Cancer in female reproductive system in Pregnancy

Li Watanbe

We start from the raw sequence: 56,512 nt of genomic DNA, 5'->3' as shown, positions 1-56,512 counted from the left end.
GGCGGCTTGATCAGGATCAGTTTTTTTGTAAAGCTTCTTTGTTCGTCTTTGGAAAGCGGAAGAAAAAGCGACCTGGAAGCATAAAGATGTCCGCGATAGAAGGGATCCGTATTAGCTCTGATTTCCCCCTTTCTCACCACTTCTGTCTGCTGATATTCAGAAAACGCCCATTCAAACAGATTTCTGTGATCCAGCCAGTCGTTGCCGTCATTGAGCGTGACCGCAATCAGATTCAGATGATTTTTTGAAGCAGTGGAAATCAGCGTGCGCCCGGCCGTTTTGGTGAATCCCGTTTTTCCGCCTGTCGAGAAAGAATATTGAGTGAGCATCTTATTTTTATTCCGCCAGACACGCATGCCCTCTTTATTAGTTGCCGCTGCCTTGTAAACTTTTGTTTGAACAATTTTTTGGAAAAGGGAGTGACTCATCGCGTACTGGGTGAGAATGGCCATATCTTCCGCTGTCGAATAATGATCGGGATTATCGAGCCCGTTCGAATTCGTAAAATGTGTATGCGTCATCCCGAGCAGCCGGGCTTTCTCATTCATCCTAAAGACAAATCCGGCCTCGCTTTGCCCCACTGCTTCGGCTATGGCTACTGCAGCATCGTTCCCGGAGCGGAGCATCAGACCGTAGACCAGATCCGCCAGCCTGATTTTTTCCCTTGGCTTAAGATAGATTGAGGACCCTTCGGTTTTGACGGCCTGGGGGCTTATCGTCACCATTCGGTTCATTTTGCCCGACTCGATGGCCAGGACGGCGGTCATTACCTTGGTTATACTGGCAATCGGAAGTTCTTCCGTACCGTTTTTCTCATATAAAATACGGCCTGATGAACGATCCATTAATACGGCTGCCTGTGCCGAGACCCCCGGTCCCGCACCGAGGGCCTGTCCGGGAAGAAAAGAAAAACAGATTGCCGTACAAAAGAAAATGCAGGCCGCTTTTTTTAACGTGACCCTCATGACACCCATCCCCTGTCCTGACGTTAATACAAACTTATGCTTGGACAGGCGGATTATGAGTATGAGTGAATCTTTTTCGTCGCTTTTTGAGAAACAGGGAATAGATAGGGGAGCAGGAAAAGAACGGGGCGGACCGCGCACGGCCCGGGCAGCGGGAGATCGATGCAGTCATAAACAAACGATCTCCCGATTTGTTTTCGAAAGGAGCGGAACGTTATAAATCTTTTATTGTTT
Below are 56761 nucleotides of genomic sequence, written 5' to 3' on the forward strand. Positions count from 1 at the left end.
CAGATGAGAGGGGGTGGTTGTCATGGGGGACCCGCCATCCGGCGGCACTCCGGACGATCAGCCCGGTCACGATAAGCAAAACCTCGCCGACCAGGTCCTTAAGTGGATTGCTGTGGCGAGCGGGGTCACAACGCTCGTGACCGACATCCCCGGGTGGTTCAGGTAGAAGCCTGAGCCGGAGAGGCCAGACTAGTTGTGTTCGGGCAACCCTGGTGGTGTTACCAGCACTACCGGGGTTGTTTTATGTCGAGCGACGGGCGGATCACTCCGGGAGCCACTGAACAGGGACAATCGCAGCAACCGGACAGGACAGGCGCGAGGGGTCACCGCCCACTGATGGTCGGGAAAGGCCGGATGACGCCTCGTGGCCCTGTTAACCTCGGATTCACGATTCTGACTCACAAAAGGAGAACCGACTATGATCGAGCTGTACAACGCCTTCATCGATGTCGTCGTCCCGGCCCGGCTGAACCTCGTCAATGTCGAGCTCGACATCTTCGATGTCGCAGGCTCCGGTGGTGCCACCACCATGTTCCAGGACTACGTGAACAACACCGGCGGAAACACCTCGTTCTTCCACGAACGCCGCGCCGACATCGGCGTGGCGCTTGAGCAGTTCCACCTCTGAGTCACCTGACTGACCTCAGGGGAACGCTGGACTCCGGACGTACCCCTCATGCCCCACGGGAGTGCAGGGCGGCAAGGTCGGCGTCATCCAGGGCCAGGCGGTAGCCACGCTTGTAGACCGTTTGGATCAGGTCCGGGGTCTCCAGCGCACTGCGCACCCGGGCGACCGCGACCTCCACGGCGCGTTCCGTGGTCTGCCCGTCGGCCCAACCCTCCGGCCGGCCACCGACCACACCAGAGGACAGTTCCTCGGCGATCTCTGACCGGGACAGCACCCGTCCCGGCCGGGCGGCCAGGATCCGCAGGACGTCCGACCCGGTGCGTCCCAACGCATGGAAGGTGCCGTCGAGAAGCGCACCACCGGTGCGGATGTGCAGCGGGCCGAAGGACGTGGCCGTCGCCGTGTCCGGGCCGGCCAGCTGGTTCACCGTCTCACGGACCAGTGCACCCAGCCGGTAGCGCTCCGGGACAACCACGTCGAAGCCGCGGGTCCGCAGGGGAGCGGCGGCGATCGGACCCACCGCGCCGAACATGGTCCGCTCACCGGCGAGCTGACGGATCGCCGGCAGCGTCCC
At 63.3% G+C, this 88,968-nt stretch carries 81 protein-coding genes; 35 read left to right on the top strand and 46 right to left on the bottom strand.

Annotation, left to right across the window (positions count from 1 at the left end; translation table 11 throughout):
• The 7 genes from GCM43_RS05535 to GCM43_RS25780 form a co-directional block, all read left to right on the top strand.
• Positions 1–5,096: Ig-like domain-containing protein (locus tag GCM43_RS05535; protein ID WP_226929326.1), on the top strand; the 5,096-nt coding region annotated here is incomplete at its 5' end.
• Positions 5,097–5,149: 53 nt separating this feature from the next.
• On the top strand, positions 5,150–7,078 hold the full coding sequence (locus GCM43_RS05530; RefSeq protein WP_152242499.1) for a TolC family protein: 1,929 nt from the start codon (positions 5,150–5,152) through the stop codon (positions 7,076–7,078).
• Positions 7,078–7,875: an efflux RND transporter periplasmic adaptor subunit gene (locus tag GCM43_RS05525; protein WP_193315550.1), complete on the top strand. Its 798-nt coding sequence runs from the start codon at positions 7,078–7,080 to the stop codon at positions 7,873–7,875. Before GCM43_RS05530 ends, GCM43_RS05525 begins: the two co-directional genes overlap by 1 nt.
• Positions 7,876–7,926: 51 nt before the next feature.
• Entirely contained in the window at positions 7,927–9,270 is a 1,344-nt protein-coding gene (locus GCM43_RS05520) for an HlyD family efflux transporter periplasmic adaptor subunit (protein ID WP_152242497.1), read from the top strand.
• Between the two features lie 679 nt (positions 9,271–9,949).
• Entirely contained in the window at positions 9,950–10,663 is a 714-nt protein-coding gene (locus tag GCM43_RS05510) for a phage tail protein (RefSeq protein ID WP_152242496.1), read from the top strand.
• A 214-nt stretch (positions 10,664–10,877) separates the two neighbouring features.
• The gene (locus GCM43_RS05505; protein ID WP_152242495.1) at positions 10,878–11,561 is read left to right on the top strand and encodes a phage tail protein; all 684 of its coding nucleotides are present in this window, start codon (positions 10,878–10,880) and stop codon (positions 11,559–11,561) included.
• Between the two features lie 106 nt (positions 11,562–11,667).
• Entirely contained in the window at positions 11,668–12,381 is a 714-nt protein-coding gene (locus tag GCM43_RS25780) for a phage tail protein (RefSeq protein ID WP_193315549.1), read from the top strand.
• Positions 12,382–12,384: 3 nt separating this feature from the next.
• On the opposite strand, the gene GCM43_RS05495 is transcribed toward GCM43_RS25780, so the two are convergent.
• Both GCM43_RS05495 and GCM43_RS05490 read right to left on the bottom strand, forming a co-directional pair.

One in a thousand pregnancies is complicated by cancer. There should be a multidisciplinary consensus meeting with representatives from maternal-fetal medicine, pathology, neonatology, radiology, anesthesiology, and social work. Cervical cancer screening during pregnancy is possible, and purposeful treatment delays are allowed for early-stage carcinoma. When there are gross lesions present, vaginal delivery is not advised; instead, radical hysterectomy with lymphadenectomy during caesarean delivery is advised. Women with locally advanced disease should start receiving systemic therapy and chemotherapy as soon as they are diagnosed, respectively. In some circumstances, neoadjuvant chemotherapy to allow for gestational advancement may be explored. The majority of benign adnexal lumps disappear within the second trimester. Conservative management is appropriate for persistent, asymptomatic, benign-appearing masses; surgery, if necessary, is best postponed for 15-20 weeks, with laparoscopy.